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Strange English words
These are actual words in the English language, though many of them are now archaic.

achar (n.) - kind of pickle

adit (n.) – an entrance into a mine

agelast (n.) – someone who never laughs

agroof (n.) - flat on one's face (Scottish)

amurcous (adj.) – smelly

ananym (n.) - a pseudonym devised by spelling one's name backward

artuate (v.) - to tear limb from limb

bibble (v.) - to drink or eat noisily

blinkard (n.) – someone with bad eyes, or is dull or stupid

caterwaul (n.or v.) – a screeching like cats

clamjamfry (n.) – a mob of people (Scottish)

clodpolish (adj.) – awkward

danio (n.) – brightly colored Asian fish

duckspeak (n.) - talking without thinking, just speaking rotely, as meaningful as simply quacking.

eesome (adj.) - pleasing to the eye

eldritch (adj.) - weird, eerie, ghastly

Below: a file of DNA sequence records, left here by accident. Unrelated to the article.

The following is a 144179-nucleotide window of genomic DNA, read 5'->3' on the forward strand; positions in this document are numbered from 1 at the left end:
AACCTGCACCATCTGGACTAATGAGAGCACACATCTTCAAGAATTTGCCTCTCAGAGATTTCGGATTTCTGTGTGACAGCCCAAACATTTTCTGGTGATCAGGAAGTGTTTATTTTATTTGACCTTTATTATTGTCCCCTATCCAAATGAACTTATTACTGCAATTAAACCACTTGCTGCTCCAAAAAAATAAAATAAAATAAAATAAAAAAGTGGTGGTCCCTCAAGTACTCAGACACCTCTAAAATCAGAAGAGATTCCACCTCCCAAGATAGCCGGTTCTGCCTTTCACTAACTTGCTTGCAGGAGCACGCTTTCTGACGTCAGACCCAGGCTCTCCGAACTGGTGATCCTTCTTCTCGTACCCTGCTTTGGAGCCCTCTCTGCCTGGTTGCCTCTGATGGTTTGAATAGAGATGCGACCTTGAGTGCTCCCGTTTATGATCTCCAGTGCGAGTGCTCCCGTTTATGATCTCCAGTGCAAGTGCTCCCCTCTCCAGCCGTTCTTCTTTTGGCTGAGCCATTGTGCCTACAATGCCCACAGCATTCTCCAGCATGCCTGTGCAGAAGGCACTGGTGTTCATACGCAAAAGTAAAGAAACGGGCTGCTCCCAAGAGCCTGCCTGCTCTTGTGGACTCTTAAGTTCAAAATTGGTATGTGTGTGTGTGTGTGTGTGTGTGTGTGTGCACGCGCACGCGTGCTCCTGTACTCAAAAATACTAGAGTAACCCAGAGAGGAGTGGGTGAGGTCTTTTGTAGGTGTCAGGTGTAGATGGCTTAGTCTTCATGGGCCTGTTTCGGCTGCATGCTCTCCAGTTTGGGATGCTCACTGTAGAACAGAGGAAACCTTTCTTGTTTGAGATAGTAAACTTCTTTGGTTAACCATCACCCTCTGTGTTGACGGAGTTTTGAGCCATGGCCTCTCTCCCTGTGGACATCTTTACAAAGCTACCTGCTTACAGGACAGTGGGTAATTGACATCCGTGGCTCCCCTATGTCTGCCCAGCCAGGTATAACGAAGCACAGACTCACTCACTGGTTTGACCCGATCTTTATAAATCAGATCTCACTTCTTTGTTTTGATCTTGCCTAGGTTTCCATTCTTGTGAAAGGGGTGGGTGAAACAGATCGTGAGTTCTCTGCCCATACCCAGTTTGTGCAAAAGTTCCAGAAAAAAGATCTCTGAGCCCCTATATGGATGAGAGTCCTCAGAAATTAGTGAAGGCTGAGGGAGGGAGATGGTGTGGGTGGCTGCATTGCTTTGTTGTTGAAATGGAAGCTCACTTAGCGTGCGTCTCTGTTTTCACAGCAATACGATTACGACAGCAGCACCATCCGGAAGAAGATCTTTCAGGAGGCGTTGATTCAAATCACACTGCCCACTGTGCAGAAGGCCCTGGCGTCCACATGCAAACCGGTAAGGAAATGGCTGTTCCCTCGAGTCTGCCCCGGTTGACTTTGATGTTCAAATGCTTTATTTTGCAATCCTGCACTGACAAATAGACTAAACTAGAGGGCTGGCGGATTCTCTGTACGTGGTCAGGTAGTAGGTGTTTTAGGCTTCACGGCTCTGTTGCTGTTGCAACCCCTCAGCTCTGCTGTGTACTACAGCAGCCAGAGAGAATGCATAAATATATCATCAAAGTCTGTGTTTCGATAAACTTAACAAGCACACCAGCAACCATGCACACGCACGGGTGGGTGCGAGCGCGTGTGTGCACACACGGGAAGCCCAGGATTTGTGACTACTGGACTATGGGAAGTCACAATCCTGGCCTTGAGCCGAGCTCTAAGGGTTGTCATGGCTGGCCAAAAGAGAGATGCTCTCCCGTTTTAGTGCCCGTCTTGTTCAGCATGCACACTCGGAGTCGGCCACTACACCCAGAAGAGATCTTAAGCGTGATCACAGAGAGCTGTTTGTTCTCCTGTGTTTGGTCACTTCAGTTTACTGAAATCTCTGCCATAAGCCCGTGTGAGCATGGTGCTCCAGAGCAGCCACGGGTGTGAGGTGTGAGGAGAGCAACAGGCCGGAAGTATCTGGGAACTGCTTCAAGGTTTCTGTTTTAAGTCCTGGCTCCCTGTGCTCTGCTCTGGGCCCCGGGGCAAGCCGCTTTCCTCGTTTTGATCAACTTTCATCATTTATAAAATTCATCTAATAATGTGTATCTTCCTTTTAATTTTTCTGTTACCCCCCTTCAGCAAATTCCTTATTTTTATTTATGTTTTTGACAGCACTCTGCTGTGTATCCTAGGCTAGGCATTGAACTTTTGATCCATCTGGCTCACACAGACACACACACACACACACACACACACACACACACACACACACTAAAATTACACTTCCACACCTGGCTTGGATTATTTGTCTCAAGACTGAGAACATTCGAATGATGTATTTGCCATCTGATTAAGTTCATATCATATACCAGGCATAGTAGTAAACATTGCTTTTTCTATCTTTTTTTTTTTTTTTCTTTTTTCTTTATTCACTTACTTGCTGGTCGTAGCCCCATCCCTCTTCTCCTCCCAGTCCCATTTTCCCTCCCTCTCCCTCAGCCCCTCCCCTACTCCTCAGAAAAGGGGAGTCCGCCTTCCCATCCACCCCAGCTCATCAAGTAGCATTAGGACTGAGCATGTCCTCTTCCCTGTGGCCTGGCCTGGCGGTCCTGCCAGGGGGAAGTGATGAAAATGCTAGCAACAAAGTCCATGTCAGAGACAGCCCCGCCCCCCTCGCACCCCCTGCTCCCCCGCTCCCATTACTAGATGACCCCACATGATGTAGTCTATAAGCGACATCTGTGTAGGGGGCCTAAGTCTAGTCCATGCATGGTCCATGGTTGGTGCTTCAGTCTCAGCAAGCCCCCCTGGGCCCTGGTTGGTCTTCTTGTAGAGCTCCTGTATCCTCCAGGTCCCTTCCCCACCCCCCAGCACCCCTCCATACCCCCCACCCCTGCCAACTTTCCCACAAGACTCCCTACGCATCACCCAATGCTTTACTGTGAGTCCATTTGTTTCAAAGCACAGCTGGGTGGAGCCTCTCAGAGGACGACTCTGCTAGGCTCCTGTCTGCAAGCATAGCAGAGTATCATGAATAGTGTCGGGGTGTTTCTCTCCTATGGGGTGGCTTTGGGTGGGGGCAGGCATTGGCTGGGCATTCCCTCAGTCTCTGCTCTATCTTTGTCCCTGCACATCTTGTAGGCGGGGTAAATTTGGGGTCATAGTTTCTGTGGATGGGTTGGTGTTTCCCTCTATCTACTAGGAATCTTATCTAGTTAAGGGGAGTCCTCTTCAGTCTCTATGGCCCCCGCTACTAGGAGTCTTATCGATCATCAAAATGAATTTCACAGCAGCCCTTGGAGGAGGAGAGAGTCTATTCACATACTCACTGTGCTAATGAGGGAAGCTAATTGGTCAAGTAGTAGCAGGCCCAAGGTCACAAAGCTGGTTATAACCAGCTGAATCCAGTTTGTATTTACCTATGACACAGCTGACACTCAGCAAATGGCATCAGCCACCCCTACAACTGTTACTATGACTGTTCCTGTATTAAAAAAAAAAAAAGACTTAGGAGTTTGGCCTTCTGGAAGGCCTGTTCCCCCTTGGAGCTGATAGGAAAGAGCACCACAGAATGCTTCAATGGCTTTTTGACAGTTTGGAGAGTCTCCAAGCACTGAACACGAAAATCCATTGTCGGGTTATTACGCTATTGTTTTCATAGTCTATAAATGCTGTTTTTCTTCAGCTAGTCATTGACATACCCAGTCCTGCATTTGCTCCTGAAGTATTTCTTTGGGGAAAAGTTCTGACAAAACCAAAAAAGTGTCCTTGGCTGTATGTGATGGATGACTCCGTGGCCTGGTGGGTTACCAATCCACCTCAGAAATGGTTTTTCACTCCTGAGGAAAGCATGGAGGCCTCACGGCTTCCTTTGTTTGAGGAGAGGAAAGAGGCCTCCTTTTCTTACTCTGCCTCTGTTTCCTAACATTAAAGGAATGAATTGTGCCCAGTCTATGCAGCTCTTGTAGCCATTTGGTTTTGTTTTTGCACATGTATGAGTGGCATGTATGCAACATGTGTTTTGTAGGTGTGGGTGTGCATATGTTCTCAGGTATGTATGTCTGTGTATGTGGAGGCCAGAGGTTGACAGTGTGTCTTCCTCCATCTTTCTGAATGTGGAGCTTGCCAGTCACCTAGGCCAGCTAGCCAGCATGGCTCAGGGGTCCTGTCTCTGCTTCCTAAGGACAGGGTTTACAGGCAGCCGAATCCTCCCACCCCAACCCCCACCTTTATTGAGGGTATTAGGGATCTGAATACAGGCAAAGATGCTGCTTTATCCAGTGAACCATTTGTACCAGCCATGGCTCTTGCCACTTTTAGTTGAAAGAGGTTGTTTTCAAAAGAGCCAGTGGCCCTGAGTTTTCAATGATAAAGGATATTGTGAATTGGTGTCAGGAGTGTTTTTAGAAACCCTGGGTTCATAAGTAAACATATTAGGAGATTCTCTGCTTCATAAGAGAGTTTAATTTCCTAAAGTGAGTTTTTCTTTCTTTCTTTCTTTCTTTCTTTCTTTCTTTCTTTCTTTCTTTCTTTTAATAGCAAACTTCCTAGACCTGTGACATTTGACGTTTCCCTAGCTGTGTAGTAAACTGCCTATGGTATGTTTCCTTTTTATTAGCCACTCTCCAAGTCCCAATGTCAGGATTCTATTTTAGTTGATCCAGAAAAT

fleer (v.) - to laugh lecherously or derisively

footle (v.) - to waste time, talk nonsense

fribble (adj.) - of little value or importance; trifling; paltry

fubsy (adj.) - short and stout

gapeseed (n.) - anything that causes people to stare

gammer (n.) – an old woman

gamp (n.) – a large umbrella (which might make it a damp gamp. Did Dr. Seuss know this?)

garboil (n.) – confusion

groak (v.) - to watch people eating, hoping they'll ask you to join them

habnab (adj.) - at random; hit or miss

huckabuck (n.) – fabric good for making towels

killick (n.) – a small anchor

kobold (n.) – a German gnome that lives underground

labefy (v.) - to weaken

mome (n.) - a crashing bore

nelipot (n.) - someone going barefoot

nimshy (n.) - a foolish person

patzer (n.) - a weak chess player

rampike (n.) – a standing dead or broken tree

sneckdraw (n.) - a sly person

soodle - to walk or stroll leisurely

wamble – to stagger


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